“And heaven knows I’m miserable now.”
It is a timeless line because it can applied to yourself. eg I wanted to be a poet and I became a poet, I wanted to fall in love and so I fell in love, I wanted to write terrible love poems but feel in the time I was writing them that they were not disposable and then I wrote terrible upon terrible love poems but did nonetheless feel in the time I was writing them that they were not disposable,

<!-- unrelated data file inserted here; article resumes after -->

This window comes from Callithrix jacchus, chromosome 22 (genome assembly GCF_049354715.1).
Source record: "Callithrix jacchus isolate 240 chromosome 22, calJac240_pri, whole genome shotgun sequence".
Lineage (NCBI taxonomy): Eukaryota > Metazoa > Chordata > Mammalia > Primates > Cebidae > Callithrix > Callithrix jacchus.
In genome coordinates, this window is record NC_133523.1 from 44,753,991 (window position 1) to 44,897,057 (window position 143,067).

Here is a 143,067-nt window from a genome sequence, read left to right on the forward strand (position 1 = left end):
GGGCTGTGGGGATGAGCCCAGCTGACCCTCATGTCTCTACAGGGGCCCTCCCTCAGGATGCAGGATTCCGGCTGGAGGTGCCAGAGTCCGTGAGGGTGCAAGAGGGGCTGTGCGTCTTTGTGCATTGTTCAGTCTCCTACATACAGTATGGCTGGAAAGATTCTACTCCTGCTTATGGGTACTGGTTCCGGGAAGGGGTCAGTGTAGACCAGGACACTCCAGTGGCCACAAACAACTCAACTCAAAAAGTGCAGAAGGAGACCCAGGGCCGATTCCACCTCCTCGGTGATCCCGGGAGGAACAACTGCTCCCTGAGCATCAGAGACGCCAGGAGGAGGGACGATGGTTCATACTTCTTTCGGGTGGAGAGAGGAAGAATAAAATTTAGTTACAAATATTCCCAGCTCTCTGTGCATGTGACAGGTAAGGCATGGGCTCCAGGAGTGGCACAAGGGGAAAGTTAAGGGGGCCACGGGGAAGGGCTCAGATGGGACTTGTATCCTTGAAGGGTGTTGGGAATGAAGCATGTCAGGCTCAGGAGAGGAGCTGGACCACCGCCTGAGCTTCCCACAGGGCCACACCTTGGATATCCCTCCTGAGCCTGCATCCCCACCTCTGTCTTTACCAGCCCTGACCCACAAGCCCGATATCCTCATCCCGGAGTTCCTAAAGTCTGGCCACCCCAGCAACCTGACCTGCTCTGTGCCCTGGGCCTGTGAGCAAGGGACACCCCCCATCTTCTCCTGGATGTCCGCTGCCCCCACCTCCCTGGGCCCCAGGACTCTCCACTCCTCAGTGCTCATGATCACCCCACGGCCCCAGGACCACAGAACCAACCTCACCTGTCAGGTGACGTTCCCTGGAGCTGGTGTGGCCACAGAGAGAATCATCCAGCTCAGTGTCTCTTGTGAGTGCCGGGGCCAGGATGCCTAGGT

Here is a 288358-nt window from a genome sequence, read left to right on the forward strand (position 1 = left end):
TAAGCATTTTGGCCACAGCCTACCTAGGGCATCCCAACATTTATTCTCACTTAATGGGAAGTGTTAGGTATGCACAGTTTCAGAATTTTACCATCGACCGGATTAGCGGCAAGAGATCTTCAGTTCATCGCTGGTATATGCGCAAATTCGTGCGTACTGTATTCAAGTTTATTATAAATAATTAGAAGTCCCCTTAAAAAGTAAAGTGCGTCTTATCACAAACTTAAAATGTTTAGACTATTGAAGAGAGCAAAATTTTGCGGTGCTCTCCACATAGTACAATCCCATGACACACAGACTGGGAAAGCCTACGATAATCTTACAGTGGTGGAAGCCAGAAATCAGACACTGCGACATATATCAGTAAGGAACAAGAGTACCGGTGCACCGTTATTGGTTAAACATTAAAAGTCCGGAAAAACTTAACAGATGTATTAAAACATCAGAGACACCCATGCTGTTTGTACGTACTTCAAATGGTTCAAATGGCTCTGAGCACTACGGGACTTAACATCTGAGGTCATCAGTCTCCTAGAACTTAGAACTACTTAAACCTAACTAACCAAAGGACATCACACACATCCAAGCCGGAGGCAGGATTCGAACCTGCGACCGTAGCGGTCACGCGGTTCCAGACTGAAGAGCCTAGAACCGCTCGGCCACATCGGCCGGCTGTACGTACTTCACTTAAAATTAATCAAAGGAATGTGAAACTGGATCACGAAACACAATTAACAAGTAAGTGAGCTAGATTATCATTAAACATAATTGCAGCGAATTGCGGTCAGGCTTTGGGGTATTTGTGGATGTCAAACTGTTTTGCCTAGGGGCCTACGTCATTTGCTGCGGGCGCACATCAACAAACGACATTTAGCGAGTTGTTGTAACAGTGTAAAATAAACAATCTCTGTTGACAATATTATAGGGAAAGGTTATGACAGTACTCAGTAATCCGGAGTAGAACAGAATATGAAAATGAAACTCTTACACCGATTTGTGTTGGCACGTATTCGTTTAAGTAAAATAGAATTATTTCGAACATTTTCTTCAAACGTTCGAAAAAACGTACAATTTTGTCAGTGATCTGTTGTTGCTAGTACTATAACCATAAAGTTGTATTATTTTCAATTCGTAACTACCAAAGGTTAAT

and heaven knows I’m miserable now.”
What The Smiths distil efortlessly into a magnificent song is what Oscar Wilde embroidered our collective memories with almost a century before:
“There are only two tragedies in life: one is not getting what one wants, and the other is getting it.”
But it is more than just a wink on behalf of the Smiths to the literary master who rocked purple but never was his prose, it is expanding the territory of the nature of the spirit of Oscar Wilde applied on modern life in the 1980s and by extension the 2016 to reveal that what Wilde revealed was that he could cut right through the the to the truth hidden in the the.